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Performing Stars’ Go On Civil Rights Tour of Alabama



Members of the Performing Stars Social Justice Youth Initiative visits Mayor Steven Reed (in suit and tie), of Montgomery, Ala. Photo by Felecia Gaston.

By Godfrey Lee

Twenty-two members of the Performing Stars youth and staff took a Civil Rights Social Justice trip to visit Montgomery and other parts of Alabama from Aug. 14-18. They returned on Friday, Aug.19.

Performing Stars previously traveled to Montgomery in 2018. On this trip, they met the city’s first Black mayor, Steven Reed. They also visited the Edmund Pettus Bridge in Selma, the National Voting Rights Museum, the Rosa Parks Museum, Tuskegee University, and Alabama State University.

The trip, a part of Performing Star’s Civic Education Program, focuses on leadership development to better understand how former civil rights leaders fought for freedom, voting equality and prepared the next generation to carry on the important work that is needed in the Marin City community.

Fourteen young people in the group were involved with the Social Justice Youth Initiative, formed in 2018 by Performing Stars, and performed various duties and activities for several years, such as community outreach, voter registration, service learning, food distribution, office administration, and archiving Marin City history.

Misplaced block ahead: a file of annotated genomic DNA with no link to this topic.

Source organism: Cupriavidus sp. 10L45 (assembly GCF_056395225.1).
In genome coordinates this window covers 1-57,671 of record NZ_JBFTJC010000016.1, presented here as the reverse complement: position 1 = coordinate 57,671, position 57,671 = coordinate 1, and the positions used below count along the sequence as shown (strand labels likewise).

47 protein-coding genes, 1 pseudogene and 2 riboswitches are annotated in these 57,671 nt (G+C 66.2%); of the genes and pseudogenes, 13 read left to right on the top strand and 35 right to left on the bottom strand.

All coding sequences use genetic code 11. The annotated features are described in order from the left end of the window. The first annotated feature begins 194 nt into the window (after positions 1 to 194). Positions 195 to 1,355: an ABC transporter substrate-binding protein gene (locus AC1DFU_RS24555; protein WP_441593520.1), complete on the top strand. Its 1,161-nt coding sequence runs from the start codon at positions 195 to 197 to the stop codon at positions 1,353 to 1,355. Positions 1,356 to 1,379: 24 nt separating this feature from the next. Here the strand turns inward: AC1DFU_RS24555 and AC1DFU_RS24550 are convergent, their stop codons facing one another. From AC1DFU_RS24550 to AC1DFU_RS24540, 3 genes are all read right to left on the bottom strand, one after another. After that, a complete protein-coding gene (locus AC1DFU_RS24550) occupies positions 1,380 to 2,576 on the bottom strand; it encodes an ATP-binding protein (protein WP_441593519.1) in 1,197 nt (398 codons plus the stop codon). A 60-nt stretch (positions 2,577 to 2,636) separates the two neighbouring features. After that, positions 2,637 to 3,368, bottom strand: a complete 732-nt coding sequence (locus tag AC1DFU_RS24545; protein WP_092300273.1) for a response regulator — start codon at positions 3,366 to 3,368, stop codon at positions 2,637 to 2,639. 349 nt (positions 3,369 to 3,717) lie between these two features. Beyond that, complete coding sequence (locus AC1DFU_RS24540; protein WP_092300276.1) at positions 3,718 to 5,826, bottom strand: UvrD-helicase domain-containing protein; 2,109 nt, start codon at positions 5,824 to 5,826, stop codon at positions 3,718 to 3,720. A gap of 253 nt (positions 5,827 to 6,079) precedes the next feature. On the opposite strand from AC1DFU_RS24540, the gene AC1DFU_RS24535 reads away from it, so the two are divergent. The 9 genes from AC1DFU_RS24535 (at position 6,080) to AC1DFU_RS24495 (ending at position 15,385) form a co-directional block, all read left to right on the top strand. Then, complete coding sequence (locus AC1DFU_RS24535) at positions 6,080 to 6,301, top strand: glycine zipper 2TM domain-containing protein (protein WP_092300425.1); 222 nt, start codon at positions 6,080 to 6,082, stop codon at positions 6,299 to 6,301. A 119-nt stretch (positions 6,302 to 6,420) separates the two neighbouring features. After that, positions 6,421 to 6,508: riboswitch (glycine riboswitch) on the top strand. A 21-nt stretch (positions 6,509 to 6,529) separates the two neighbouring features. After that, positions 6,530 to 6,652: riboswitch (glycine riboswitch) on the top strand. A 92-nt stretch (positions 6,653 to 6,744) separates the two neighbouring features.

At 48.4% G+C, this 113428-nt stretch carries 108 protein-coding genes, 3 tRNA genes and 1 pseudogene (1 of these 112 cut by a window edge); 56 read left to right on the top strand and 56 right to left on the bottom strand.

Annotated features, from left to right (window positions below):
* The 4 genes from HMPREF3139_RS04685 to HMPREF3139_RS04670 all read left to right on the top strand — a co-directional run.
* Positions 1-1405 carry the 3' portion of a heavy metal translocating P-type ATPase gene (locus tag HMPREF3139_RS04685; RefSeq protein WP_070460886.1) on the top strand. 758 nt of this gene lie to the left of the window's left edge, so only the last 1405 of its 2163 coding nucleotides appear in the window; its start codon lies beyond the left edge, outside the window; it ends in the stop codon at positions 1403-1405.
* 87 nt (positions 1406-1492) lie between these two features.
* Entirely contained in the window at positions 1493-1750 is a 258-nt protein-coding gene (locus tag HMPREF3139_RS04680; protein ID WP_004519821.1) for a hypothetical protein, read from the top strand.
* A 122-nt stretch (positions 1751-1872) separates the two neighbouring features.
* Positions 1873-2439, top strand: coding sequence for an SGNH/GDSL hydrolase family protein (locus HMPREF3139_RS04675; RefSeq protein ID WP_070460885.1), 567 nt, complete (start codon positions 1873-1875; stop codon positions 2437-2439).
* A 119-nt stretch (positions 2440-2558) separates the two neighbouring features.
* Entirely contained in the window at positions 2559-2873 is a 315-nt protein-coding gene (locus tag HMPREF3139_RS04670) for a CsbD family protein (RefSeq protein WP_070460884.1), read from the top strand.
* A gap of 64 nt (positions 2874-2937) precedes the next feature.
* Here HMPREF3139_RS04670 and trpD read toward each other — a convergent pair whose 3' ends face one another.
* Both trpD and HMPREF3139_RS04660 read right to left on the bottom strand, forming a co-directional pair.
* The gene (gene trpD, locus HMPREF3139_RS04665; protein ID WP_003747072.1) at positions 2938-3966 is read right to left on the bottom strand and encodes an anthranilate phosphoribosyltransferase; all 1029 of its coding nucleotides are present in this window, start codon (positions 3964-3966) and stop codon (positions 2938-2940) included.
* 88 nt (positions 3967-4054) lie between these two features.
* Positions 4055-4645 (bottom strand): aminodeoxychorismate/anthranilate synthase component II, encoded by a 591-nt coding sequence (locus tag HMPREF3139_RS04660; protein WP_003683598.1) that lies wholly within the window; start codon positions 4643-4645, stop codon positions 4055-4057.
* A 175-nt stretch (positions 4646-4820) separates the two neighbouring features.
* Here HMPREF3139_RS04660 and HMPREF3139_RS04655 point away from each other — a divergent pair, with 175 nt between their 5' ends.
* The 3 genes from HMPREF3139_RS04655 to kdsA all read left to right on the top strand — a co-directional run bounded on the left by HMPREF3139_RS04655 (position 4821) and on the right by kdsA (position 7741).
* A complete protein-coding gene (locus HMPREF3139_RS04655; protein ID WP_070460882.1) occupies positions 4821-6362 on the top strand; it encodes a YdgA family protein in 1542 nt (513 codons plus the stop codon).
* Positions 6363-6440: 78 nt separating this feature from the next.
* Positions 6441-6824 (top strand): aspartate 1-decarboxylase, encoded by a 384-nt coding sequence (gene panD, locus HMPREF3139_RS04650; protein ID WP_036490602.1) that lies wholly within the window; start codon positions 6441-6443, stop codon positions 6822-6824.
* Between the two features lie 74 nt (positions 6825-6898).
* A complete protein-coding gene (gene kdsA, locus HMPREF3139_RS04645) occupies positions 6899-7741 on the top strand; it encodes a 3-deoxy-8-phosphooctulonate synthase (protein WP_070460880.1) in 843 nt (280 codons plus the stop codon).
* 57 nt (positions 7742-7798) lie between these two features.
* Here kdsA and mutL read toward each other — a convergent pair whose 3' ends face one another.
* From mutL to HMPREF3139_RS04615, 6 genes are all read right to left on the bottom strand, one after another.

“We want them to come out and be the new social justice leaders,” Performing Stars CEO Felecia Gaston told Giuseppe Ricapito of the Marin IJ. “What better way to do that than where it all began.”

ABC7 KGO-TV anchor Kumasi Aaron interviewed Gaston before the group went on the trip, and asked about The Performing Stars Social Justice Youth Initiative program, and the Civil Rights Educational Tour.

Gaston said Civil Rights Education has always been important. “In the light of what is going on in our country at this point, we need to educate our young people so they will become the new social activists,” she said.

And going to Alabama is to go where the action took place, where history was made in 1963 when Birmingham firemen hosed down Black protesters and sicced dogs on them.

The Performing Stars, familiar with the real foundation, felt encouraged and excited to now be able to reach more young people in the community about voting and why it is important to vote.

They documented their trip with photographs and videos and will edit their photos and videos and feature them on the local stations here and social media upon their return.

“They will be the up-and-coming journalists,” Gaston said.

This educational tour was sponsored by the TomKat Foundation.  Contributing supporters included the Marin County Board of Supervisors, and the Marin County Probation Department.

The post Performing Stars’ Go On Civil Rights Tour of Alabama first appeared on Post News Group. This article originally appeared in Post News Group.


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